_{3}+*w*
_{4}+*w*
_{5}=1.

Once the above six parameters have been determined, then the global one \(\mathcal{K}_{i}\) can be computed as their average.

In papers [12–14, 21] the average has been computed taking into account the parameters \(\mathcal{K}^{sh}_{i}\), \(\mathcal{K}^{pe}_{i}\), \(\mathcal{K}^{ld}_{i}\), whereas in article [15] also the parameters \(\mathcal{K}^{hu}_{i}\) and \(\mathcal {K}^{se}_{i}\) have been included in the average.

In this paper for the case study of Sect. 5 only the parameters \(\mathcal{K}^{ld}_{i}\), \(\mathcal{K}^{ec}_{i}\), \(\mathcal {K}^{hu}_{i}\), \(\mathcal{K}^{se}_{i}\) have been considered, since, in authors’ opinion, it is more correct to include in the parameter \(\mathcal{K}_{i}\) only quantities related to biotopes. In fact shape and permeability of the LUs border are already taken into account in the formula of the total connectivity indexes *c*
_{
i
}.

### Appendix C

In the following table (see [10]) the permeability indexes of the different types of anthrop and natural barriers considered in this paper are reported.

Layers | Barrier type | Permeability |
---|---|---|

edified areas & infrastructures | compact urban texture | 0.05 |

linear urban texture | 0.4 | |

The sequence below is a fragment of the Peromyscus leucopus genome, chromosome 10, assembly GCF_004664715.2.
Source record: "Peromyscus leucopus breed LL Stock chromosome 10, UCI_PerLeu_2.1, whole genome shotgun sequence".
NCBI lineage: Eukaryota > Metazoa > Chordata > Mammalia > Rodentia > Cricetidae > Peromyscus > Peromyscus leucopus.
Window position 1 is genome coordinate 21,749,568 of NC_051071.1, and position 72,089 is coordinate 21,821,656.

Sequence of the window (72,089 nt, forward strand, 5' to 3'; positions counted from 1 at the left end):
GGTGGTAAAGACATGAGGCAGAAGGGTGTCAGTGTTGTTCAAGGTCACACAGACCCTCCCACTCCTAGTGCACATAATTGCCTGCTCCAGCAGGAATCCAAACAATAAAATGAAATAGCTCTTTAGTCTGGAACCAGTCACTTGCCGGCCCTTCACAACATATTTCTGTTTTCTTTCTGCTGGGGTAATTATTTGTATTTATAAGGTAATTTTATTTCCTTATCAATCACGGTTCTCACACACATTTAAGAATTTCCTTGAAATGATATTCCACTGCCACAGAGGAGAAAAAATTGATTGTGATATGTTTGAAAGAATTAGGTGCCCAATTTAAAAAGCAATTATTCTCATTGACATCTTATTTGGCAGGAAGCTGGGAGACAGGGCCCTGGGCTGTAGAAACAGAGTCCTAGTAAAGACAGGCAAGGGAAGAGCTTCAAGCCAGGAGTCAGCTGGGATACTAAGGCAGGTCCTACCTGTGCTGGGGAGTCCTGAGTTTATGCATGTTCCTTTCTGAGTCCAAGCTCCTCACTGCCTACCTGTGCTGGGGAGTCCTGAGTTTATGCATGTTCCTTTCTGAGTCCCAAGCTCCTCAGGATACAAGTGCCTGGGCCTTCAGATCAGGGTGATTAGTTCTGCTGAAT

diffuse urban texture | 0.5 | |

freeway | 0.05 | |

state road | 0.05 | |

provincial road | 0.4 | |

secondary road | 0.5 | |

high-speed railway | 0.05 | |

railway | 0.5 | |

viaduct | 0.5 | |

small roads and channels | 0.7 | |

dirt roads | 0.9 | |

pedology | volcanic/alluvial soil change | 0.9 |

altimetry | hill/mountain zones change | 0.95 |

structurally defined ridges | 0.7 | |

rivers | main rivers | 0.85 |

rivers with cemented banks | 0.4 | |

rivers with riparian vegetation | 0.5 |

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### Cite this article

Gobattoni, F., Lauro, G., Monaco, R. *et al.* Mathematical Models in Landscape Ecology: Stability Analysis and Numerical Tests.
*Acta Appl Math* **125, **173–192 (2013). https://doi.org/10.1007/s10440-012-9786-z

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### Keywords

- Landscape ecology
- Mathematical models
- Stability analysis

### Mathematics Subject Classification (2000)

- 34D05
- 92F05